Posts Tagged ‘Nobles County Pheasants Forever’
Friday, November 1st, 2013
Nathan Holt, a board member with the Nobles County Pheasants Forever chapter, and his black Labrador retriever, “Nitro,” prepare to hunt one of the wildlife complexes his group has helped create.
Have your own bird dog photo you’d like to share? Email it to Anthony Hauck, Pheasants Forever’s Online Editor, at email@example.com.
Thursday, July 19th, 2012
The Nobles County Pheasants Forever chapter has a longstanding history of habitat protection, with more than 2,000 acres in the southwestern Minnesota county protected as habitat and open for public hunting because of land purchases the chapter has participated in. Now the chapter is expanding its efforts in youth conservation education under Pheasants Forever’s new “Adopt-A-Team” program.
Under the Adopt-A-Team program, a Pheasants Forever (or Quail Forever) chapter takes a local shooting team under its wing. The reason is simple – a young person with an interest in shooting is likely to have an interest in hunting and conservation, and an interest in Pheasants Forever’s wildlife habitat conservation mission. And the shooting sports are growing in popularity with youngsters. In Minnesota, for example, there were just 54 kids from three schools in the Minnesota State High School Clay Target League in 2008; this year, 1,500 kids from 100 schools shot clay pigeons. In Iowa, the number of boys and girls participating in shooting sports increased 28 percent in 2012 versus 2011, with nearly 1,800 shooters and 300 volunteer coaches registered with the state’s Department of Natural Resources.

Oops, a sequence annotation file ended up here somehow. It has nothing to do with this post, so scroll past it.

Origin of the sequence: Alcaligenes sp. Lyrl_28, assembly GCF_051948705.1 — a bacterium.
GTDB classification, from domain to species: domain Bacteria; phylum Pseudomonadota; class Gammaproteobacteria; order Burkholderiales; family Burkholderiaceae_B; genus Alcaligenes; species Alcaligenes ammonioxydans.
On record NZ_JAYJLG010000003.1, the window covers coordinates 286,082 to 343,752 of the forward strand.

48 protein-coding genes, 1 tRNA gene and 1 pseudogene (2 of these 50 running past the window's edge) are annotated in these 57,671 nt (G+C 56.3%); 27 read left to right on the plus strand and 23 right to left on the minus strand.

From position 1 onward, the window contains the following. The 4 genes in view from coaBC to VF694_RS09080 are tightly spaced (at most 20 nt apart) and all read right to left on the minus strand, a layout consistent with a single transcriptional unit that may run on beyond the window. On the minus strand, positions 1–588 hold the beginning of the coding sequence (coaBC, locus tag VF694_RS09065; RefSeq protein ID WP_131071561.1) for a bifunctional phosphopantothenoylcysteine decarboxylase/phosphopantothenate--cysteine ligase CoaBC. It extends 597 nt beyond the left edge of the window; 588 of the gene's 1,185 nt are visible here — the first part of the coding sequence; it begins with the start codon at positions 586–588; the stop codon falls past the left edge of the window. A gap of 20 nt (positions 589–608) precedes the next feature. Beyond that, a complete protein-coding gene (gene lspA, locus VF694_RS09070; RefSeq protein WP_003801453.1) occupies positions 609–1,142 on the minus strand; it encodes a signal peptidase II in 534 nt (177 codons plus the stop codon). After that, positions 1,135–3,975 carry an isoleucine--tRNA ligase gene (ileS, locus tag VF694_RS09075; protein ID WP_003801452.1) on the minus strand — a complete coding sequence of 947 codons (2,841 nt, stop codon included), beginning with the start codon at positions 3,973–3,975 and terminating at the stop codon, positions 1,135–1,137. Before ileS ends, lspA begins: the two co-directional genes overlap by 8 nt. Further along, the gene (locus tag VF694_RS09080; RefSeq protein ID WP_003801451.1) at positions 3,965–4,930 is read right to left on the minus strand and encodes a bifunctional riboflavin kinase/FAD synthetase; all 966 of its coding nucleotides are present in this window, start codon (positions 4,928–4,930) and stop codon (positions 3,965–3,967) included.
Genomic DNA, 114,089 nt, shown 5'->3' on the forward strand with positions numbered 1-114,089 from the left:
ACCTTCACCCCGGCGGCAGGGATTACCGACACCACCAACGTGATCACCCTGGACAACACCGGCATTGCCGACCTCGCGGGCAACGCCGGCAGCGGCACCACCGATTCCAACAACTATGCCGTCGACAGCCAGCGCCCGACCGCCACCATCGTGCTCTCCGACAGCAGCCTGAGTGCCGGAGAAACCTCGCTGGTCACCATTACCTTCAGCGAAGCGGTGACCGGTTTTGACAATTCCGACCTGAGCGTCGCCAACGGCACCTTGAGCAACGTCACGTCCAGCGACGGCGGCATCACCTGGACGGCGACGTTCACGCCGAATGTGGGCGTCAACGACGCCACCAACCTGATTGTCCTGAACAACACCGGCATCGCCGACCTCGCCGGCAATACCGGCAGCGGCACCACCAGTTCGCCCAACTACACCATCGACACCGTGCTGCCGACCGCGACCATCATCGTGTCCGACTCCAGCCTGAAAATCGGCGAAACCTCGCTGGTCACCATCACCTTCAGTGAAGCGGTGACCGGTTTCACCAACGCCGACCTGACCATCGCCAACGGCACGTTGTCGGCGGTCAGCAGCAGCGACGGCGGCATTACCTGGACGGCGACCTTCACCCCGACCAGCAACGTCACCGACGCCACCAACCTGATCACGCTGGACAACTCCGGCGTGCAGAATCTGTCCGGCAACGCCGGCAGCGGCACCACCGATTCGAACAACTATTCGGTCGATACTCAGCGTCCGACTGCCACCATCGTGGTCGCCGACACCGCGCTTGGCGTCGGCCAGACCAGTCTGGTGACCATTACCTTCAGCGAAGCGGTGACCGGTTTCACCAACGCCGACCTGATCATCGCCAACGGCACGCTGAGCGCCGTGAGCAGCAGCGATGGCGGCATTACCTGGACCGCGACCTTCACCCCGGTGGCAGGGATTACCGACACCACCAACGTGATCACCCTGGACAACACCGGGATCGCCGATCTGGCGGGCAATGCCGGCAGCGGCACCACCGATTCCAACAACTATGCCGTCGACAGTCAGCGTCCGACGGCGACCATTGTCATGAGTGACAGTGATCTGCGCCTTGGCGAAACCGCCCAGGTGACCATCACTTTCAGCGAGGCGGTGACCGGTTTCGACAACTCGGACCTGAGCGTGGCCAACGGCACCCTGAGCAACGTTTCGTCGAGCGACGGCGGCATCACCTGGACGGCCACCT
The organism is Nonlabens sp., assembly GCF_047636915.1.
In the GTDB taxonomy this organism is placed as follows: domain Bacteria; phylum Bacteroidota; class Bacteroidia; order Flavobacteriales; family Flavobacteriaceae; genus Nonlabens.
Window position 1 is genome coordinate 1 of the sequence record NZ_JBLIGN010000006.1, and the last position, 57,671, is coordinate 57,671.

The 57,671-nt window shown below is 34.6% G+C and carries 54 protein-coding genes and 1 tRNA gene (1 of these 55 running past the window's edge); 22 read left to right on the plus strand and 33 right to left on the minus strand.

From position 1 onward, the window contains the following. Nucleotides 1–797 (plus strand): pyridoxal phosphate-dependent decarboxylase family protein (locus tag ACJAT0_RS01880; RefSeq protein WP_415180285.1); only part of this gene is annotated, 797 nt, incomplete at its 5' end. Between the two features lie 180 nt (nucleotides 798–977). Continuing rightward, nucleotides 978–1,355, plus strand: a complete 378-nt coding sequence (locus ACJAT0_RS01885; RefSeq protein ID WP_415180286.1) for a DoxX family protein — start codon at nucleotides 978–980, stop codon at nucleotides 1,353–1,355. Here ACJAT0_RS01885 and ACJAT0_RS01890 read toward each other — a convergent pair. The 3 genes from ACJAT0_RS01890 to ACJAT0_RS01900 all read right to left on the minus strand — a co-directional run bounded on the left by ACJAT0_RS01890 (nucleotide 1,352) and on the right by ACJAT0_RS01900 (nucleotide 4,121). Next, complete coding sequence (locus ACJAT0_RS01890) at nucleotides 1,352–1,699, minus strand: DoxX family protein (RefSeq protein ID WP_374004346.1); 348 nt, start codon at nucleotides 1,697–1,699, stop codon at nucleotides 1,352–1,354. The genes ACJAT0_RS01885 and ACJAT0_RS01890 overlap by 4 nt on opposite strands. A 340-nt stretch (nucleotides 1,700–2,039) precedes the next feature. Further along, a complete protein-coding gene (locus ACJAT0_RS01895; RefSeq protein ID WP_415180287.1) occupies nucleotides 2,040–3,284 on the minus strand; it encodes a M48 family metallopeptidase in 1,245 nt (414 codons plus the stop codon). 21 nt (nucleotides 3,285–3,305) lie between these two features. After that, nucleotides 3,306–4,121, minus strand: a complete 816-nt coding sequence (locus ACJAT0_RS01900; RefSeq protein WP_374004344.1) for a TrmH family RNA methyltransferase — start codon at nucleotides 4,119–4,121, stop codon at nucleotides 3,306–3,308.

The Nobles County Pheasants Forever chapter adopted the local Worthington Trojans High School Trap Team, making a $1,000 contribution to Pheasants Forever’s FOREVER Shooting Sports Endowment. Each chapter that does this receives a package of five Remington guns, which are given to the selected shooting team for them to raffle off in the hopes of raising at least $5,000. As part of the endowment, Larry and Brenda Potterfield of MidwayUSA match three-to-one whatever each team raises ($5,000 becomes $20,000), and teams are allowed to draw up to 5 percent from their fund annually to cover expenses like uniforms, ammo, clay birds, etc.
Instead of raising just $5,000, the Worthington team went door to door and business to business in their community, raising donations and selling tickets for the raffle. When the last ticket was sold, the team notified John Linquist, Pheasants Forever’s FOREVER Shooting Sports National Coordinator, that they had raised more than $18,000. With the generous Potterfield match, the team will have a trust deposit of over $72,000, meaning it can draw more than $3,500 per year to keep the team functioning.
Considering the strong nature of the local Pheasants Forever chapter, it’s no surprise the high school team rolled up their blaze orange sleeves and set to work raising money to ensure the program continues not only through their graduation, but the next generation’s.